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Aug 2022
Families Feel ‘Tricked’ By LA County DA George Gascón Over Resentencing Of Death Row Inmates

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Law Enforcement News

Families Feel ‘Tricked’ By LA County DA George Gascón Over Resentencing Of Death Row Inmates
The daughter of a construction manager who was brutally murdered three decades ago said her family was “tricked” by the Los Angeles County District Attorney’s Office, which is pushing to commute the killer’s death sentence to life without the possibility of parole — despite their opposition. Other families said they are also feeling “unheard” and manipulated by embattled LA County District Attorney George Gascón, who is a fierce opponent of the death penalty. “When you take someone’s life, there has to be consequences … and there have been massive consequences for my family that is permanent,” said Heather Scott, who was only 12 years old when her father, Fred, was slain. Scott, 43, said she was blindsided when DA officials told her they filed a motion to resentence Scott Forrest Collins, the man who killed her father “execution-style” in 1992, but assured her and her family that “it would be the same thing” since California has a moratorium on death row cases. The Golden State has not had an execution since 2006, and Gov. Gavin Newsom placed a moratorium on executions three years ago when he took office. But prosecutors who support maintaining capital punishment said the moratorium could end if and when Newsom were to leave office. Earlier this year, Newsom went even further and moved to dismantle the country’s largest death row, San Quentin State Prison, within two years and transfer condemned prisoners to other facilities where they could be housed with other inmates where it is deemed safe. The LA DA’s Office, meanwhile, has so far said it is reviewing just two cases where the defendants are seeking death row appeals — but sources told The Post that Gascón could file motions to resentence at least 65 post-conviction death penalty cases. Grieving families said Gascón’s “resentencing crusade” only further victimizes them because the office that once supported their wishes has turned its back on them.
New York Post

LA City Council Renews $50,000 Reward For Information On Unsolved Murder Of LADWP Worker
The City Council Friday reinstated for the second time a $50,000 reward for information that leads to the arrest and conviction of an unidentified assailant who gunned down a Los Angeles Department of Water and Power electrical worker in front of his home. Friday's action came on the two-year anniversary of the death of Akeem "AJ'' Coburn, who was standing in his driveway near South Vermont Avenue and 135th Street in the Harbor Gateway neighborhood on July 29, 2020, when a person approached and shot him, Councilman Joe Buscaino's office said. The suspect might have arrived in a dark-colored sedan. "Akeem was a gentle giant and was loved by everyone he met,'' said Brandie Harris, Coburn's fiance. "He was a son, father, soon-to-be husband and friend. His life mattered and he is truly missed by all of his family and friends.'' Buscaino said in a statement Friday that Coburn was "a part of our city family and his death leaves a hole that can never be filled.'' "If you have any information, we are begging you to please come forward, even anonymously, to help us solve this horrific and tragic crime,'' Buscaino added. "Two years later, I have not lost hope that we can find justice for AJ and his family.'' The council first reinstated the $50,000 reward last August. People with information about the case are urged to contact South Bureau homicide investigators at 323-786-5111, or during weekends and non-business hours, 1-877-LAPD-24-7.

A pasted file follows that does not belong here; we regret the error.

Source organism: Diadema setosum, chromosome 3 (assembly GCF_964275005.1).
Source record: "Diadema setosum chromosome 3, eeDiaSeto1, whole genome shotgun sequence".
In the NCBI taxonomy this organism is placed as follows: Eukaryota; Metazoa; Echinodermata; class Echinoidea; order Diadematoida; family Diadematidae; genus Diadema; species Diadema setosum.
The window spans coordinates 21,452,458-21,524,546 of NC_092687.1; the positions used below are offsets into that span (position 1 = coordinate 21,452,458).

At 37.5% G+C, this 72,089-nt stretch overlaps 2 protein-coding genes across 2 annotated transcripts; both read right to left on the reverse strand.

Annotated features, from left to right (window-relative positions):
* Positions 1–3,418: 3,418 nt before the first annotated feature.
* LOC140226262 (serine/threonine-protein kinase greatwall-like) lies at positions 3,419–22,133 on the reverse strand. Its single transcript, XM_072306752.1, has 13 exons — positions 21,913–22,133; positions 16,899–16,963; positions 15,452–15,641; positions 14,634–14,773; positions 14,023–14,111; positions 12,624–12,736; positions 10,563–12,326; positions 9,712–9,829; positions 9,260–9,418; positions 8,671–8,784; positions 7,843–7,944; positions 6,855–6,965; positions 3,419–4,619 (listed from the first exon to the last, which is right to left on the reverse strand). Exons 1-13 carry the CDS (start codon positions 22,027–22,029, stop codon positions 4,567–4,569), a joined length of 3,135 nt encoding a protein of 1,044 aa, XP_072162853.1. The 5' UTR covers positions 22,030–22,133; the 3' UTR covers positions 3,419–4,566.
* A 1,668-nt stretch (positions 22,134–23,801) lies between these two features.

1 Dead In DUI Crash In Hollywood: LAPD
A crash that killed a passenger near Hollywood Forever Cemetery Saturday morning was at least partially caused by a driver’s use of drugs or alcohol, according to the Los Angeles Police Department. The two-car collision at 6078 W. Santa Monica Blvd. occurred just before 2 a.m. when a car attempted to turn left onto Santa Monica Boulevard, but was T-boned by another vehicle. The passenger in the turning vehicle, a man in his 20s, was pronounced dead at the scene by the Los Angeles Fire Department, LAPD Officer Lee told KTLA. The driver of the other vehicle remained at the scene and was detained, Lee said, adding that alcohol and drugs played a factor, though it is not yet known if speed contributed as well. No information was provided as to the condition of the other driver, and the investigation is ongoing, Lee said.

Homeless Man Shot In Boyle Heights
A man was wounded early Saturday in a shooting in the Boyle Heights area of Los Angeles. The shooting occurred at about 5 a.m. in the 1800 block of Bridge Street, said Officer Matthew Cruz of the Los Angeles Police Department's Media Relations Section. The victim, a man experiencing homelessness believed to be in his 40s, was walking when a man in a vehicle pulled up, got out and approached him, then shot him and fled, Cruz said. Paramedics took the wounded man to a hospital where he had stable vital signs, the officer said.
FOX 11

LAPD Looking For Suspect In Venice Shooting
The Los Angeles Police Department is looking for a suspect who was involved in a shooting early Saturday morning. It happened around 12:48 a.m. on Windward Circle. Police say the suspect, a 30-year-old male, shot the victim, also a 30-year-old male, multiple times during an altercation. The victim was transported to the hospital and is in critical condition. The suspect is on foot. It’s unknown if the shooting was gang related. The incident is believed to be isolated.